What motivates someone to speak up?
To break the silence?
Despite the well-documented cases of
corporate malfeasance brought to light by
internal reporters, the word “whistleblower”
still carries certain negativity.
Whistleblowing may evoke images
of individuals speaking behind
someone’s back, which is not
necessarily associated with honesty
and candor. Some people prefer
the term “reporter.” The words
“reporter” and “whistleblower” are
used interchangeably throughout
Many reporters choose to remain
anonymous, which can also be
misinterpreted by others. “Why don’t
these people show their faces?” “If what
they have to say is true, why do they
have to hide?” The answer is not always
The following story may explain, to
some extent, what goes on in someone’s
mind when faced with the dilemma
of reporting what is perceived to be
Reporters don’t always have the benefit of
a full picture
Years ago, an employee (let’s call her Alice)
advised through our ethics reporting hotline
that she had information possibly pointing
at significant ethical breaches. During our
exchanges, it became evident that Alice had
witnessed some questionable actions but was
uncertain whether to provide further evidence
or a statement. When I asked if she was
willing to meet confidentially to review the
evidence, Alice was hesitant.
Alice was not specifically concerned with
retaliation. Instead, she was well aware that
she only had a partial picture of the situation.
In this regard, although the optics of what
she was observing were not good, Alice also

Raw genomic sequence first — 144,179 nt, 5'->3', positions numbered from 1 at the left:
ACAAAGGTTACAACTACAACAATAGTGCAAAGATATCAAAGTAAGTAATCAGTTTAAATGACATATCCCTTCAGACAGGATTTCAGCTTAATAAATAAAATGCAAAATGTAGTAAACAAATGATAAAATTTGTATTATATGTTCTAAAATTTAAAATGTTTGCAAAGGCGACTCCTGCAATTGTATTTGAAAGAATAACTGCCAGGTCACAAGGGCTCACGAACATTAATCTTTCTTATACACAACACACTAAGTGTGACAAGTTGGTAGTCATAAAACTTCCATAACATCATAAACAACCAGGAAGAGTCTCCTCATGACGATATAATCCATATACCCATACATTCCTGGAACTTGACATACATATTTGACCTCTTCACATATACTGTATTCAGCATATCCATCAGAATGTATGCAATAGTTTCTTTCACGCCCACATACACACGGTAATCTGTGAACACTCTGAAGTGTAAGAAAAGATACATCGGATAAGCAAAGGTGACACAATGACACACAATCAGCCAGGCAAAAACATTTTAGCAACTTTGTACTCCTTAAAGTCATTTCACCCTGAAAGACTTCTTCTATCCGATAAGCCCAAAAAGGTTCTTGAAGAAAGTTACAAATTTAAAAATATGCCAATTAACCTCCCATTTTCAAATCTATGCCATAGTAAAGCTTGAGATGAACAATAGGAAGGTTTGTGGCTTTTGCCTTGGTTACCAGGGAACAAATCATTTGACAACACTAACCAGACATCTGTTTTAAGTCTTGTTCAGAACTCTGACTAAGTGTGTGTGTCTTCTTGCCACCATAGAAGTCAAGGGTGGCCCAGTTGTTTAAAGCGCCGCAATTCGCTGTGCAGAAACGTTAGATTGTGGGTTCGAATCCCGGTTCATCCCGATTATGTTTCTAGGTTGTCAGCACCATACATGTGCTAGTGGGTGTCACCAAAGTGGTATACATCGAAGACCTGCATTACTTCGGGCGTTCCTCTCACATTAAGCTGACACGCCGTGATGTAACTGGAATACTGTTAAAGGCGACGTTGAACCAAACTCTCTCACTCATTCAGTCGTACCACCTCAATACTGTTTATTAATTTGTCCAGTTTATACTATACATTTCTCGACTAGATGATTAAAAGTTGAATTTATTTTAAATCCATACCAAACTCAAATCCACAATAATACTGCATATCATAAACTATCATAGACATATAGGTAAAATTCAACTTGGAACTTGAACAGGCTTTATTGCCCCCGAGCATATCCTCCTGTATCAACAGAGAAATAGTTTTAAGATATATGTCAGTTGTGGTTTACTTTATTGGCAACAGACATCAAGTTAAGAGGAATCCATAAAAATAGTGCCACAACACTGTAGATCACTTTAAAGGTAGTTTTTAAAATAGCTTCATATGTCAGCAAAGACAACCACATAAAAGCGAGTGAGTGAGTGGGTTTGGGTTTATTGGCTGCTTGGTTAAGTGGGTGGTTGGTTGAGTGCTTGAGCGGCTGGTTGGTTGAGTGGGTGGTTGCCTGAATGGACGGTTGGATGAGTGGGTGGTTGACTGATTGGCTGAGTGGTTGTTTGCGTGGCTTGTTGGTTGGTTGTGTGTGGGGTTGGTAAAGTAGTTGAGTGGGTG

understood that she did not have sufficient
information to determine if she was indeed
witnessing violations of policy.
She was concerned with being portrayed
in an unfavorable way if what she reported
was either (a) properly approved and handled
per standard procedures not known to her or
(b) condoned and accepted by the company as
the cost of doing business (which, fortunately,
was not the case).
In the mind of a whistleblower
» An internal reporter (or whistleblower) will always have a preconceived expectation about how the information he or
she provided will be used.
» The way you manage the initial contact will determine what the reporter can expect.
» The safest way to approach the initial communications with internal reporters is under the assumption that
everything you respond with could one day become public.
» You can set a tone of trust by advising the reporter that the information received will be investigated and that your
organization will not tolerate retaliation against internal reporters.
» Understanding that anonymous reporters might be motivated by different interests will help you keep your mind
open to assess, in an objective manner, the information you receive.
by Miguel Rueda, MBA, CCEP, CFE, CIA, CRMA